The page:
Meaningless answers to an unanswerable question. They last until they're too dull to plane the kind of wood you have to plane at the moment. Might do the next variety well, but that's a horse of a different color.

it
VOLUME
Add pictures here
<% if( /^image/.test(type) ){ %>
<% } %>
<%-name%>
Add image file
Upload

You bring up a good point though. If you have blades that are getting dull, but can still cut, replace them now. Save the old set for the first pass or two of some wood that may be questionable so as not to ruin the good set of knives. Ed
Add pictures here
<% if( /^image/.test(type) ){ %>
<% } %>
<%-name%>
Add image file
Upload
I think the OP was looking for a rough guestimate with which to set his expectations. I believe that IS and answerable question.
If you would post your experience, it would be another data point and more useful than what you chose to post.

Add pictures here
<% if( /^image/.test(type) ){ %>
<% } %>
<%-name%>
Add image file
Upload
I have a 12.5" Delta that is still on the original set. I figure I have surfaced aprox. 200 bf of rough white oak, and maybe another 100 bf of various soft woods. The rough oak required about 1/4" of wood removal for the 200 feet in small increments so I guess you could say I have planed away 50 feet of white oak......
The blades are still sharp but showing signs of needing replacement (more tear out)
-Bruce
Stephen M wrote:

Add pictures here
<% if( /^image/.test(type) ){ %>
<% } %>
<%-name%>
Add image file
Upload
That IS my experience.
Lemme say it slowly - " i t d e p e n d s."
Oh yes, have a spare set on hand and it won't matter.

they're
Might
Add pictures here
<% if( /^image/.test(type) ){ %>
<% } %>
<%-name%>
Add image file
Upload

Care to quantify that?
Under what conditions did you get xxx knife life?
The OP only asked to narrow it down to an order of magnitude: hundreds or thousands.
(e.g. to paraphrase another poster: 10's if you remove try to remove finish)
I'm sure you can be helpful if you really try.
-s
Add pictures here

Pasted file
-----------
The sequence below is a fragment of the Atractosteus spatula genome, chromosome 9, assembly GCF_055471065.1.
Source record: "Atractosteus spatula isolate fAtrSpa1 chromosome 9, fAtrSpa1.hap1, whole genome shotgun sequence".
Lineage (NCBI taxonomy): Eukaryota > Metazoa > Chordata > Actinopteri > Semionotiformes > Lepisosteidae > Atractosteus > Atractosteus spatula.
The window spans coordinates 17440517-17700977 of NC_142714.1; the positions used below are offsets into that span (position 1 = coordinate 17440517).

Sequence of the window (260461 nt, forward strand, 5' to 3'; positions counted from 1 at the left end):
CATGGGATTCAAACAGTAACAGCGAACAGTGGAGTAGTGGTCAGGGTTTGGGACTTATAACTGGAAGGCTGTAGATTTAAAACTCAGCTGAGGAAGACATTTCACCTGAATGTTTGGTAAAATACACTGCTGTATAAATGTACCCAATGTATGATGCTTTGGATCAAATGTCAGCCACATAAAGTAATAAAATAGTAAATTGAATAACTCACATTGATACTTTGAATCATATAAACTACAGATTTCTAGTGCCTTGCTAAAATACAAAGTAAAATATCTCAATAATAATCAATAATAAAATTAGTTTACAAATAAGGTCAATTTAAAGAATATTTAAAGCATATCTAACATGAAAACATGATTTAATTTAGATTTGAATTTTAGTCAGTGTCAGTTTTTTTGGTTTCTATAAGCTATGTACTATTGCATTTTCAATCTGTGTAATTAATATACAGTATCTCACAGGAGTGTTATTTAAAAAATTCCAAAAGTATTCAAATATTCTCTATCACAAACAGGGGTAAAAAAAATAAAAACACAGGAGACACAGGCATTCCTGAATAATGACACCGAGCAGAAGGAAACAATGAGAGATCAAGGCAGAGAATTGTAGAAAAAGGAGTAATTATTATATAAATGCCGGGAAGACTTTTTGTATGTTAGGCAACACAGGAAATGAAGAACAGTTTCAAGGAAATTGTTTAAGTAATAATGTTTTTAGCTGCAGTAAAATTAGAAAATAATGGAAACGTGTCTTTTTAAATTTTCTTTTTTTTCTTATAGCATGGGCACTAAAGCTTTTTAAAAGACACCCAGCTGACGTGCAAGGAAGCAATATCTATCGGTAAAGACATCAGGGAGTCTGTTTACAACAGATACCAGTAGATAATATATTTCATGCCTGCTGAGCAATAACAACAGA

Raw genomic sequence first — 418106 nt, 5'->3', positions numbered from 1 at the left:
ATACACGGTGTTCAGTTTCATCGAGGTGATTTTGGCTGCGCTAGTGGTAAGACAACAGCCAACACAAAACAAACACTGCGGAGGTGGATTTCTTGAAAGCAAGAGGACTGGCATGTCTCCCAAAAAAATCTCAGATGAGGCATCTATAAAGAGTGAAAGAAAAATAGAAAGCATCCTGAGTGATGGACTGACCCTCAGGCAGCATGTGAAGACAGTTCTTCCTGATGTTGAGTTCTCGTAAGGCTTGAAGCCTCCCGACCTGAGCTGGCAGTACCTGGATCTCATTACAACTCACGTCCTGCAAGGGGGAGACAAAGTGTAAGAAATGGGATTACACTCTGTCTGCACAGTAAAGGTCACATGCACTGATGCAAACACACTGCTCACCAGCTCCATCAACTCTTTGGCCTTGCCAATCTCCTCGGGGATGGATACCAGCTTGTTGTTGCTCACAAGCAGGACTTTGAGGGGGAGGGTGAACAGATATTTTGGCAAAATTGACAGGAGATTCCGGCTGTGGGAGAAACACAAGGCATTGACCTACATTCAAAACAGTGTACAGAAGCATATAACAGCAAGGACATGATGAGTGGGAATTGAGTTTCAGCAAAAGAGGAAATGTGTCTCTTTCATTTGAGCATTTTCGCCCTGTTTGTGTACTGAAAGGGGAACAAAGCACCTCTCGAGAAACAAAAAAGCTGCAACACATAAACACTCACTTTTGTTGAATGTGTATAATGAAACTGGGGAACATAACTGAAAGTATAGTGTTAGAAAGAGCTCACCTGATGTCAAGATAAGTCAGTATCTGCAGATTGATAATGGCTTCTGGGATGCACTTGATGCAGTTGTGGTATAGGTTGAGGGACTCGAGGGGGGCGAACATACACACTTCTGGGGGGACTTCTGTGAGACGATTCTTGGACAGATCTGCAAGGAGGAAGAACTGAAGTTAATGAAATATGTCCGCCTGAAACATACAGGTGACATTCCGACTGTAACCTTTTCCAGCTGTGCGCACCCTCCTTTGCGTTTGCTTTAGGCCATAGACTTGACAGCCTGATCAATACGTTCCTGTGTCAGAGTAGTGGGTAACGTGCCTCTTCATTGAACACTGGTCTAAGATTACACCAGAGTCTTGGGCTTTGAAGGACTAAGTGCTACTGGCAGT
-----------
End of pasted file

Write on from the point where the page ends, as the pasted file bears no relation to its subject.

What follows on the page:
<% if( /^image/.test(type) ){ %>
<% } %>
<%-name%>
Add image file
Upload
In magnitudes of ten.
One pass if board contains nails. Ten passes if the board is painted. One hundred passes if the board has a lot of dust/dirt. One thousand passes if it's nice clean, straight soft stock. Ten thousand passes if your ears can stand it, the motor doesn't burn out and you're not particular about what the surface looks like.
One spare pair of blades, once installed will make the next pass as perfect as you can get..
Have somebody read/explain this to you. If you understand this, we'll talk about how you can get three times the passes with boards 1/3 as wide as the blades, and other complicated stuff.

finish)
Add pictures here
<% if( /^image/.test(type) ){ %>
<% } %>
<%-name%>
Add image file
Upload
The original set that came with my AP-10 WHICH are NOT disposable are still working just fine.16 years later.

plane
Add pictures here
<% if( /^image/.test(type) ){ %>
<% } %>
<%-name%>
Add image file
Upload
wrote:

Teak will wear them down faster than cherry. Dirty gritty boards will also put mileage on blades. A lot depends on how you use your planer. I'd expect at least 1000 sq feet.
Add pictures here
<% if( /^image/.test(type) ){ %>
<% } %>
<%-name%>
Add image file
Upload

================================I am really surprised at the low figures everyone is posting... I really am... I purchased 1000 bt of rough cut Walnut a few years ago plus at least 300 bf of poplar and an equal amount of cherry... and I am almost completely out of that stock... The Blades were not new in my Dewalt 730-something and I am still getting very acceptable results...
My guess would be at least a 1000 more like 2000 Bf.... maybe I am blessed with a set of super blades
Bob Griffiths
Add pictures here
<% if( /^image/.test(type) ){ %>
<% } %>
<%-name%>
Add image file
Upload

Site Timeline

Related Threads

    HomeOwnersHub.com is a website for homeowners and building and maintenance pros. It is not affiliated with any of the manufacturers or service providers discussed here. All logos and trade names are the property of their respective owners.